The Women of Christie (Part 1)


Agatha Christie was born a Victorian but grew up in a time when women had one foot in a crinoline and the other down a trouser leg. The Great War came and people started toppling off their Victorian pedestals into a steadily germinating modernity. More and more women were learning how to drive, volunteering as aid during the war, running establishments and basically entering what were predominantly patriarchal roles; finally, sexual stereotypes and gender roles were being renegotiated.

March 8th is (as you know) celebrated as International Women’s Day and this year got me thinking of Christie and the women characters she created. As she was a very private person and gave such few interviews, she was never seen as opinionated; her personal views on politics, feminism, race etc could only be gauged by careful scrutinisation of her work. She was left out of a lot of literary criticism for this reason and only recently (over the last 3 decades) is she finally being studied as the most successful crime writer of all time who no doubt played a pivotal part in shaping a cultural phenomenon, the hangover of which has lasted till today and will continue to do so in the future.

“I’m sorry, but I do hate this differentiation between the sexes. ‘The modern girl has a thoroughly businesslike attitude to life’ That sort of thing. It’s not a bit true! Some girls are businesslike and some aren’t. Some men are sentimental and muddle-headed, others are clear-headed and logical. There are just different types of brains.”
― Agatha Christie, Appointment with Death (1938)

Christie is not your typical feminist icon. She did not go out in the streets and fight for women’s rights, she did not (I am assuming) burn any of her bras nor did she openly admit to being a feminist. Her work however, tells a different story. Not only was she a published female author in the 1920s (which in itself is a feminist act) but within her pages she created strong, compassionate, independent and intelligent women who stood shoulder to shoulder with the men she wrote. A lot of Christie’s women were stereotypes ranging from the older single women to “foreigners” to the young, 20-something secretaries and neither of them were mere sub-plot devices. Her predecessors placed women in their novels as purely ornamental and would more often than not kill them off in the first 30 pages. But not Christie; her women were killed off as often as the men and they were by no means portrayed as weak or unimportant. Allow me to elaborate…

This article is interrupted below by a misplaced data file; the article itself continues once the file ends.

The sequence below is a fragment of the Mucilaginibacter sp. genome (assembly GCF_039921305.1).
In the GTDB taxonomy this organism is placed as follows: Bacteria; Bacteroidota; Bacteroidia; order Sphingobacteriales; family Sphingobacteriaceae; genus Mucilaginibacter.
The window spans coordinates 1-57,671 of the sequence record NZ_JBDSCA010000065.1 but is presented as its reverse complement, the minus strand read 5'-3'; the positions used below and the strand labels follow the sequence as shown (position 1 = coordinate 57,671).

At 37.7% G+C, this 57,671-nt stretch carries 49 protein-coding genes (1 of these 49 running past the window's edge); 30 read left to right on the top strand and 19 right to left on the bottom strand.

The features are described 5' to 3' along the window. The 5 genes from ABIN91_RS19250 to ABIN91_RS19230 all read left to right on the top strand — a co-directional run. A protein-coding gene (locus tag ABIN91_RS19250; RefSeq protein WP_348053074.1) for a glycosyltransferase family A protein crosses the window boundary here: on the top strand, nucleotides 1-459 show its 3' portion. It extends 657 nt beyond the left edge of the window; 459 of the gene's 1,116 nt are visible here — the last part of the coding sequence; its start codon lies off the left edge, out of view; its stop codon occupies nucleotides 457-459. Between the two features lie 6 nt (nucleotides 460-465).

1. The Older Single Women

In other words, the divorced, widowed and the spinster; British demographics changed after the two wars leaving behind more women than men and so the archetype of the single woman was born. Instead of treating this cultural stereotype with kid gloves, Christie allowed her female characters to embrace singledom as a powerful advantage as opposed to something that ought to be looked down upon with pity.

The most notable spinster of the Christie canon is of course, Miss Jane Marple. Described as a little old lady from a tiny village, it is easy to lose Miss Marple in a crowd. But that is where the genius of Christie comes into play. Her frail, old detective epitomises such ambiguity in character that she is both easily overlooked and omnipresent due to the position she holds. The general mentality of people (including the various policemen she interacts with) take Miss Marple to be a nosy, batty, old lady and never in a million years would they believe that she was a detective. You see, detection was a male dominated sphere; it needed a clear mind and use of cold logic, something women were thought incapable of.